'Thank heaven!' he said, 'I've been in time, but only just. Your wife is safe. This stopping would hardly have held another hour. I have been thinking all night over the mystery of your sister-in-law's death, and over every minute detail of evidence as to how the poison could have been administered. Suddenly the coincidence of both sisters having had their teeth stopped struck me as remarkable. Like a flash the solution came to me. The more I considered it the more I felt that I was right; but by what fiendish cunning such a scheme could have been conceived and executed is still beyond my power to explain. The poison is very like hyoscine, one of the worst toxic-alkaloids known, so violent in its deadly proportions that the amount that would go into a tooth would cause almost instant death. It has been kept in by a gutta-percha stopping, certain to come out within a month, probably earlier, and most probably during mastication of food. The person would die either immediately or after a very few minutes, and no one would connect a visit to the dentist with a death a month afterwards.'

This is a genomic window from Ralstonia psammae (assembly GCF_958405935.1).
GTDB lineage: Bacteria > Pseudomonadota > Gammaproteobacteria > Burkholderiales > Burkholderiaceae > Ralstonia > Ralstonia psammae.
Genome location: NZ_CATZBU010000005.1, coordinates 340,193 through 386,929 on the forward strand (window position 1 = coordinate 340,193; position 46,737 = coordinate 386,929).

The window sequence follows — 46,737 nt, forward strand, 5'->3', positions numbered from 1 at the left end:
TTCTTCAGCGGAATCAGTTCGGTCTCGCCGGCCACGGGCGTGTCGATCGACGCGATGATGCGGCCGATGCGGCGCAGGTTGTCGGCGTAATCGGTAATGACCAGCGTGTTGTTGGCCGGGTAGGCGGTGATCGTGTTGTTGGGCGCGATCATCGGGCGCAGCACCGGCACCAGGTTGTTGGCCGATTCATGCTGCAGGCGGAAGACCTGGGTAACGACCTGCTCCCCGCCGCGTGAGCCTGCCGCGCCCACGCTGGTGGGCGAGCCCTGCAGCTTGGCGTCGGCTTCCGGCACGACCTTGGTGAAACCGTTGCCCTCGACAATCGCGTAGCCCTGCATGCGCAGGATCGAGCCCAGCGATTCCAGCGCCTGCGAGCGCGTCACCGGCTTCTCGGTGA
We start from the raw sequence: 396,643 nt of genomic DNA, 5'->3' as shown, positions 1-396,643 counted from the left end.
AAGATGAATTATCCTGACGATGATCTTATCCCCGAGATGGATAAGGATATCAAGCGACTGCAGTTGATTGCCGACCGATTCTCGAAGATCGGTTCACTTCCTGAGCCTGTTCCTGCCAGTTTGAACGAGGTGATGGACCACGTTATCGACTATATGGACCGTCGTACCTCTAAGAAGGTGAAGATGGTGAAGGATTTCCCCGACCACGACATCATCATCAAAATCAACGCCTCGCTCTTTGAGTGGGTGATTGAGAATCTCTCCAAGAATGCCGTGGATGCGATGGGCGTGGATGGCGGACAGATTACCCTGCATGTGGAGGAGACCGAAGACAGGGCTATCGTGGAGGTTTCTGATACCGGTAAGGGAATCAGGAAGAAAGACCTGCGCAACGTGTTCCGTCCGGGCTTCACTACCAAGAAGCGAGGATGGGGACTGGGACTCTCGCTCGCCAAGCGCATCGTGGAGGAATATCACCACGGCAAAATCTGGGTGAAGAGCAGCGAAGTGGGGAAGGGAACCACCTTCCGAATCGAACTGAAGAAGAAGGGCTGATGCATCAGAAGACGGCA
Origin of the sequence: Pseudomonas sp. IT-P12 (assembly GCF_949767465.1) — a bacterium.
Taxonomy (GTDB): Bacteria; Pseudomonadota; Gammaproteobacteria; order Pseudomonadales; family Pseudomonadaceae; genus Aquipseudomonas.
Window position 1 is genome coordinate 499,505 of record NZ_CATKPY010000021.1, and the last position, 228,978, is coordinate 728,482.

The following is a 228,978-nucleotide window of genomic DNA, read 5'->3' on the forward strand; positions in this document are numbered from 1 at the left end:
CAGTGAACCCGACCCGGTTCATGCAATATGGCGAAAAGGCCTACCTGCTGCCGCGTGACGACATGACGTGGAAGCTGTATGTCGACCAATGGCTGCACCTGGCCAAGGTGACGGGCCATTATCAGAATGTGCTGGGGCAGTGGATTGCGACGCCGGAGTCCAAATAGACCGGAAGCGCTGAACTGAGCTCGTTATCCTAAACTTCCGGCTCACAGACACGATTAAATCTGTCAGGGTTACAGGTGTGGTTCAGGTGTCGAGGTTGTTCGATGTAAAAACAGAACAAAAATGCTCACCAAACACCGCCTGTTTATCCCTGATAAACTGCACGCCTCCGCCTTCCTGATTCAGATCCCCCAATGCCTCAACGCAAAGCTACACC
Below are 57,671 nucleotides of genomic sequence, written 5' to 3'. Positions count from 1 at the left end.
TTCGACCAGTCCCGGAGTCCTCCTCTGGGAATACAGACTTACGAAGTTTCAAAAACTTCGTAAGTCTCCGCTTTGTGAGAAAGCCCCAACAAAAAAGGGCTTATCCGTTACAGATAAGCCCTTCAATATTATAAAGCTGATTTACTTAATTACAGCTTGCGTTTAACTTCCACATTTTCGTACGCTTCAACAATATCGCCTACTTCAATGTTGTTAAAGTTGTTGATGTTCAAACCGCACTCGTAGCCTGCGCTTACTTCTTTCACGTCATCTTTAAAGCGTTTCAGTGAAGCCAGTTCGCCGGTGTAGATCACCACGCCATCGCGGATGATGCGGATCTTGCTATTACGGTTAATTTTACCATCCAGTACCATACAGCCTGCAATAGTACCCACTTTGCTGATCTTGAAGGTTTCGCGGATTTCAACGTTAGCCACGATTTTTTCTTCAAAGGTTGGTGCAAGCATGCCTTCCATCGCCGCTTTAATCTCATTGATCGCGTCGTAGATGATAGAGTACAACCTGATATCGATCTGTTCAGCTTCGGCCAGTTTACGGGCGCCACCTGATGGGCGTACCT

What followed can be told in a very few words. Madame Sara was arrested on suspicion. She appeared before the magistrate, looking innocent and beautiful, and managed during her evidence completely to baffle that acute individual. She denied nothing, but declared that the poison must have been put into the tooth by one of the two Brazilians whom she had lately engaged to help her with her dentistry. She had her suspicions with regard to these men soon afterwards, and had dismissed them. She believed that they were in the pay of José Aranjo, but she could not tell anything for certain. Thus Madame escaped conviction. I was certain that she was guilty, but there was not a shadow of real proof. A month later Silva died, and Selby is now a double millionaire.